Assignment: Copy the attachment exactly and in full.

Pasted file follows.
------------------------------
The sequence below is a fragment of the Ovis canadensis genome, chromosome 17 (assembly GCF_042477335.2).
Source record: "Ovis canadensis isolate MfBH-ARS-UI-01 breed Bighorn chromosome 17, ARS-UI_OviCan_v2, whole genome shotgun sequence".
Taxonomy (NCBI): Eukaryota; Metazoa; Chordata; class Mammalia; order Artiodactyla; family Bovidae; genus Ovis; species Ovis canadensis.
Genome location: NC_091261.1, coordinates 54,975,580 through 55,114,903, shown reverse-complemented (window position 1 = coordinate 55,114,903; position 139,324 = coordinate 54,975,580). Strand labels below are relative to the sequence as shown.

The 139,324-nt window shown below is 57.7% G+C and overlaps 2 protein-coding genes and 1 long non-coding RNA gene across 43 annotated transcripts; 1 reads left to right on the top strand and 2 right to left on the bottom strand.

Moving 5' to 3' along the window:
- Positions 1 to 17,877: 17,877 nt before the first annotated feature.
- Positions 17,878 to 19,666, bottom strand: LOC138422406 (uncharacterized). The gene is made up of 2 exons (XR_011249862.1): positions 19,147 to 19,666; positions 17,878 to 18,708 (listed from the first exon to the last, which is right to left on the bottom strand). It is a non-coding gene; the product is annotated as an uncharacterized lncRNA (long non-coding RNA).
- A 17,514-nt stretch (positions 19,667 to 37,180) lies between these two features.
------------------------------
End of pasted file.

The sequence below is a fragment of the Ovis canadensis genome, chromosome 17 (assembly GCF_042477335.2).
Source record: "Ovis canadensis isolate MfBH-ARS-UI-01 breed Bighorn chromosome 17, ARS-UI_OviCan_v2, whole genome shotgun sequence".
Taxonomy (NCBI): Eukaryota; Metazoa; Chordata; class Mammalia; order Artiodactyla; family Bovidae; genus Ovis; species Ovis canadensis.
Genome location: NC_091261.1, coordinates 54,975,580 through 55,114,903, shown reverse-complemented (window position 1 = coordinate 55,114,903; position 139,324 = coordinate 54,975,580). Strand labels below are relative to the sequence as shown.

The 139,324-nt window shown below is 57.7% G+C and overlaps 2 protein-coding genes and 1 long non-coding RNA gene across 43 annotated transcripts; 1 reads left to right on the top strand and 2 right to left on the bottom strand.

Moving 5' to 3' along the window:
- Positions 1 to 17,877: 17,877 nt before the first annotated feature.
- Positions 17,878 to 19,666, bottom strand: LOC138422406 (uncharacterized). The gene is made up of 2 exons (XR_011249862.1): positions 19,147 to 19,666; positions 17,878 to 18,708 (listed from the first exon to the last, which is right to left on the bottom strand). It is a non-coding gene; the product is annotated as an uncharacterized lncRNA (long non-coding RNA).
- A 17,514-nt stretch (positions 19,667 to 37,180) lies between these two features.